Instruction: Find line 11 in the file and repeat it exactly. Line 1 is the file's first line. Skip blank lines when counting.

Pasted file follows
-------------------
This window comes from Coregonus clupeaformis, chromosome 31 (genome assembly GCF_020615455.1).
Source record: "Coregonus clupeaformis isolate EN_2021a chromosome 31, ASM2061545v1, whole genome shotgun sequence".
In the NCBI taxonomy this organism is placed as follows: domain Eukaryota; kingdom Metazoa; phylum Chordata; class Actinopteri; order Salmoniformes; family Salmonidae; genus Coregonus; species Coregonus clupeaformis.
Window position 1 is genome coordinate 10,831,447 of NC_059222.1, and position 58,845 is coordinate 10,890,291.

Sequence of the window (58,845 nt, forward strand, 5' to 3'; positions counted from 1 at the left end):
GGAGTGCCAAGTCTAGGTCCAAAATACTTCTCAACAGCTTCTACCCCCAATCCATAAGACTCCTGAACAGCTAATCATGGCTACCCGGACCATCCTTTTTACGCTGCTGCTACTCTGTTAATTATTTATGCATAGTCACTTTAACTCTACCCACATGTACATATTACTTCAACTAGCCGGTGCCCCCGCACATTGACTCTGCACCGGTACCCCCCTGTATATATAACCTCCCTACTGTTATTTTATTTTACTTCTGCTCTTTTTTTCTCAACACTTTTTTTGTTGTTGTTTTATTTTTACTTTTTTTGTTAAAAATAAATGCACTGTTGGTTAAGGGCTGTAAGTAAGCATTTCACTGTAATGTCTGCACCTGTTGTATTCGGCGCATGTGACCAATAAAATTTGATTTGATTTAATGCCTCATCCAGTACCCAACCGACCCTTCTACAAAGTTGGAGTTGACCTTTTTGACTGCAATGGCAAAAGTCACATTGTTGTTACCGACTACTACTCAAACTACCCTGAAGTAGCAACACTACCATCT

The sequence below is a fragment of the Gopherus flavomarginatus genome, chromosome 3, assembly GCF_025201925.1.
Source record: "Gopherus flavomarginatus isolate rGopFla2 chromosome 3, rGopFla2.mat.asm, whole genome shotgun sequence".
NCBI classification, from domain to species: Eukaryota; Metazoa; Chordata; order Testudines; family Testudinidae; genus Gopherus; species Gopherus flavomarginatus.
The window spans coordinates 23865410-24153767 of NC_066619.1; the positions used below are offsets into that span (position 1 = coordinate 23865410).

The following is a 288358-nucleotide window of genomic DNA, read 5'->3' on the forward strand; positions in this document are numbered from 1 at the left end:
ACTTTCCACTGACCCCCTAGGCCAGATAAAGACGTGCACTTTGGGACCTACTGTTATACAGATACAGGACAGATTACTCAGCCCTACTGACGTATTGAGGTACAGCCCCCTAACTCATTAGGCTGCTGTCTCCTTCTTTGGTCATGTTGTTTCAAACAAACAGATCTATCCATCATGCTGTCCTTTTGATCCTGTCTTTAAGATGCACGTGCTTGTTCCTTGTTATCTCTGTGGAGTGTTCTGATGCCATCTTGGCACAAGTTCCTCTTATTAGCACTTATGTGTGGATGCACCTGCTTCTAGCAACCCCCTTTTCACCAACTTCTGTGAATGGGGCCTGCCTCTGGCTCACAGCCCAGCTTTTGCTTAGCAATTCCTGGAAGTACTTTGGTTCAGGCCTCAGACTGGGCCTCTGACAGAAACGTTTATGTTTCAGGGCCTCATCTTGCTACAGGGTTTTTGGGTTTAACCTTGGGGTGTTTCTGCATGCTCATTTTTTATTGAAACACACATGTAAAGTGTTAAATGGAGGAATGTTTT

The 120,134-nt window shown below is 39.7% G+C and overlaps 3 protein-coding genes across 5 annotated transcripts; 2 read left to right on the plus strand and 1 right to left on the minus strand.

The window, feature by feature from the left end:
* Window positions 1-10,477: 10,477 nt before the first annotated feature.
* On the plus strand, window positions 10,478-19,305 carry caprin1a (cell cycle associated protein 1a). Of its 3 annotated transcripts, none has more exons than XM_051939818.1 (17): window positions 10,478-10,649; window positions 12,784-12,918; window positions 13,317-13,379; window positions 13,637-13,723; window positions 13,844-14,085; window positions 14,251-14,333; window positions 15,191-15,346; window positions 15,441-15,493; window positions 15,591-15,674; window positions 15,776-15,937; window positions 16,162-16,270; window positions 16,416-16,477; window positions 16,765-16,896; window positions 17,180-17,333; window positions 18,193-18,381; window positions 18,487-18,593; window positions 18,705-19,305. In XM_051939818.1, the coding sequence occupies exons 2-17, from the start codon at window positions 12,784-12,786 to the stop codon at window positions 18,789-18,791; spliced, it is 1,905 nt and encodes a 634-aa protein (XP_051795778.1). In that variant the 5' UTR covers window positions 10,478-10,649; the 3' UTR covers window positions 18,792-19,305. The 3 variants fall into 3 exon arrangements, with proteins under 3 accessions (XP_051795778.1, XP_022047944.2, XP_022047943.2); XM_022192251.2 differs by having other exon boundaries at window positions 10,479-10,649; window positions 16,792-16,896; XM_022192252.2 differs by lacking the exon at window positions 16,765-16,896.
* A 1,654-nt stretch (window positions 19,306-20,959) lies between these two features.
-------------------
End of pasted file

The following is a 288358-nucleotide window of genomic DNA, read 5'->3' on the forward strand; positions in this document are numbered from 1 at the left end: